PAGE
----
• February 24
    Marvin Kranz (Manuscript Division) on the Edward Harriman Expedition of May to August 1899
  • March 3
    C. Ford Peatross (Prints and Photographs Division) on the renowned architect Eero Saarinen
  • March 10
    Rosemary Plakas (Rare Book and Special Collections Division) on Elizabeth Smith Miller and the suffrage scrapbooks she compiled
  • March 17
    Mark Sweeney (Newspaper Section) on how the rotogravure changed newspapers' coverage of World War I
  • March 24
    Judith Gray (American Folklife Center) on early ethnomusicologist Frances Densmore's efforts to preserve Native American songs
  • March 31
    Lloyd Pinchback (Music Division) on legendary jazz musician Charles Mingus

The group meets outside of the "American Treasures" exhibition, where audio guides are rented, on the second level of the Thomas Jefferson Building, at 10 First St. S.E. Participants should expect to stand for the half-hour duration of the informal talk. The schedule of talks is subject to change. To confirm the speaker and subject matter, consult the Library's website at www.loc.gov/treasures/amtrtalk.html, or call Sally Livingston, coordinator of educational programs for the Interpretive Programs Office, at (202) 707-3323.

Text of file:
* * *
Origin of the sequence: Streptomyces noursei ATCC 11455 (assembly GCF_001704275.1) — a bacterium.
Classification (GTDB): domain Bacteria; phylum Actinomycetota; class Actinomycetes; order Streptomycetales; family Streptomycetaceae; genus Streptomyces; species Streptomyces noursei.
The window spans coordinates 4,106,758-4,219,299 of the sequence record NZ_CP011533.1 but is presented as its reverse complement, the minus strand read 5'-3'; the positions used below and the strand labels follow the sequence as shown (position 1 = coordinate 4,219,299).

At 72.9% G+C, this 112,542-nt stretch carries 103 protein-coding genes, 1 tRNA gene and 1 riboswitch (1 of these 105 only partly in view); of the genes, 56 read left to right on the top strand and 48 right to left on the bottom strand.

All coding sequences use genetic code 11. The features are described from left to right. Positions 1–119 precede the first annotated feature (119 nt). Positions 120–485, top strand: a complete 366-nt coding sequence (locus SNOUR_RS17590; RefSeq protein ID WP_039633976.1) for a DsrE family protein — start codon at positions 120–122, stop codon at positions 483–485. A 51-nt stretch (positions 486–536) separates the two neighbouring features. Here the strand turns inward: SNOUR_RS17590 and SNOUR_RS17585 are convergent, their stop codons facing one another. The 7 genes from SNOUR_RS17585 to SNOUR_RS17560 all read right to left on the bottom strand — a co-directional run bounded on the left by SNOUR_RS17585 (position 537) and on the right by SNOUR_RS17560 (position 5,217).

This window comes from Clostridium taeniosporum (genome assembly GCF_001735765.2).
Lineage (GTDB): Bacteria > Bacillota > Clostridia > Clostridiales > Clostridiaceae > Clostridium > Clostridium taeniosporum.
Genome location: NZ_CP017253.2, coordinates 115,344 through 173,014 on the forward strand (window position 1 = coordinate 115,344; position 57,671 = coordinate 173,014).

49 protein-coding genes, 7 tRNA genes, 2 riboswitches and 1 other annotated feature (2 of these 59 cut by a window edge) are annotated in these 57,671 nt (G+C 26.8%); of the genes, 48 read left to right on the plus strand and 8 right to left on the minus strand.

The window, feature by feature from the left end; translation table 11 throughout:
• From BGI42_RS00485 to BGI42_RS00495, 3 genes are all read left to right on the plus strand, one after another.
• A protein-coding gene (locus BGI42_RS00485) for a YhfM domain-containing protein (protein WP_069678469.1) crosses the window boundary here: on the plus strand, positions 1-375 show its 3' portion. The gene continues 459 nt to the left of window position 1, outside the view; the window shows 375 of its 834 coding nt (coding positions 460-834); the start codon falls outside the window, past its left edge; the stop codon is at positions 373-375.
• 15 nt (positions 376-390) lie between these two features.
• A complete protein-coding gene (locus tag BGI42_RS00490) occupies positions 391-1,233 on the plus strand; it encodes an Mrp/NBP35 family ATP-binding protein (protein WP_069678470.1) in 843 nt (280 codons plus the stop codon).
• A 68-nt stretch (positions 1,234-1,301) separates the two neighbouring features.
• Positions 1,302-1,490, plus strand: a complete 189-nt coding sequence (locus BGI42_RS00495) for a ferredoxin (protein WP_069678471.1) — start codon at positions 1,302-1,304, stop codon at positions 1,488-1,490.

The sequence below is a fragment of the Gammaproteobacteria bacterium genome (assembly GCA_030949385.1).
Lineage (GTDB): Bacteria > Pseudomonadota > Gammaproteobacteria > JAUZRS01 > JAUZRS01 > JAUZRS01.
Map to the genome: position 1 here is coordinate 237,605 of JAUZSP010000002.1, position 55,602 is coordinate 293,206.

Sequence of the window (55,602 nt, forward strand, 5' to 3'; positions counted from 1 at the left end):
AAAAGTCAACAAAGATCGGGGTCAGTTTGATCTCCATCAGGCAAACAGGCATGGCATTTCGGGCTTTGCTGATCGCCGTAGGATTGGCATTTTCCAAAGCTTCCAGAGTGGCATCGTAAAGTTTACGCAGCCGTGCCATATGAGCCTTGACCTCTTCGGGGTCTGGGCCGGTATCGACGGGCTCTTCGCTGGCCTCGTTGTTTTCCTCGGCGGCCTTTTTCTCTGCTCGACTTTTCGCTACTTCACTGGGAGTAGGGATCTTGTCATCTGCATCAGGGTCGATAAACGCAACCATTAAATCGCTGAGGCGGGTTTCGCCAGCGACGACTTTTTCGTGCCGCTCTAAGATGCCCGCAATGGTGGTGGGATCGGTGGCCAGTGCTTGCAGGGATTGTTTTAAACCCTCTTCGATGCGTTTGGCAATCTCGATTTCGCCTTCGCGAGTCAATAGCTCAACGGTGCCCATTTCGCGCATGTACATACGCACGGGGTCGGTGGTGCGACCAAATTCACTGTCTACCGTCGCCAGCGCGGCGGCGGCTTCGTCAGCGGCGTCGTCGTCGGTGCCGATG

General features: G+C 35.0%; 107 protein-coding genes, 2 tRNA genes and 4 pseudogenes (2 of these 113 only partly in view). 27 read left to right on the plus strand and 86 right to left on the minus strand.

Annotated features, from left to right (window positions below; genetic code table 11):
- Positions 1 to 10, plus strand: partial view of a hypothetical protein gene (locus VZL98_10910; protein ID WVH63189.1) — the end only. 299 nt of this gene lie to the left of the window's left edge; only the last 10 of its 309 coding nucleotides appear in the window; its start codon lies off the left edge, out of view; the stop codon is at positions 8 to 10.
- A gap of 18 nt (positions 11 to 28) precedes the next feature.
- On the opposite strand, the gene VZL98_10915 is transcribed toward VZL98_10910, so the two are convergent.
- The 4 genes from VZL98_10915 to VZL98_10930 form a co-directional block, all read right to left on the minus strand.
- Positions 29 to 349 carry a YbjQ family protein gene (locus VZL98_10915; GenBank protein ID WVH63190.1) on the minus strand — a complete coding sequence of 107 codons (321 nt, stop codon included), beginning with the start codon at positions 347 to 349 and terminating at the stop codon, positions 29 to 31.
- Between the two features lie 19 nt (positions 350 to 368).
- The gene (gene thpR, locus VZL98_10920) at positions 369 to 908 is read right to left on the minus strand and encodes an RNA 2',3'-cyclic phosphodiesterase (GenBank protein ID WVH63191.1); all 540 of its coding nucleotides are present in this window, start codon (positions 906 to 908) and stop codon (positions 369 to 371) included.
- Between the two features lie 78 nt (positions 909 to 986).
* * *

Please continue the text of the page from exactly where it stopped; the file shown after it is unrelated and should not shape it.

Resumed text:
The following items also are to be added to "American Treasures" and may be seen from February 25 through May 28:

The draft of Lincoln's acceptance of the Republican nomination to run for president and the Bible used for his swearing in

  • A playbill from the performance of "Our American Cousin" at Ford's Theatre on the night of Lincoln's assassination
  • The set of diaries that James K. Polk kept while he was president, chronicling the workings of his office
  • Winslow Homer's print Arguments of the Chivalry (1856), which portrays the dramatic moment when South Carolina Rep. Preston S. Brooks severely caned Massachusetts Sen. Charles Sumner, inflaming the sectional passions of the period
  • John Glenn's historic journeys into space documented in newspapers from 1962 and 1998
  • A folio sheet of the Roseate Spoonbill from John J. Audubon's 1827 Birds of America, Vaudeville stage set sketches from the Federal Theatre Project Collection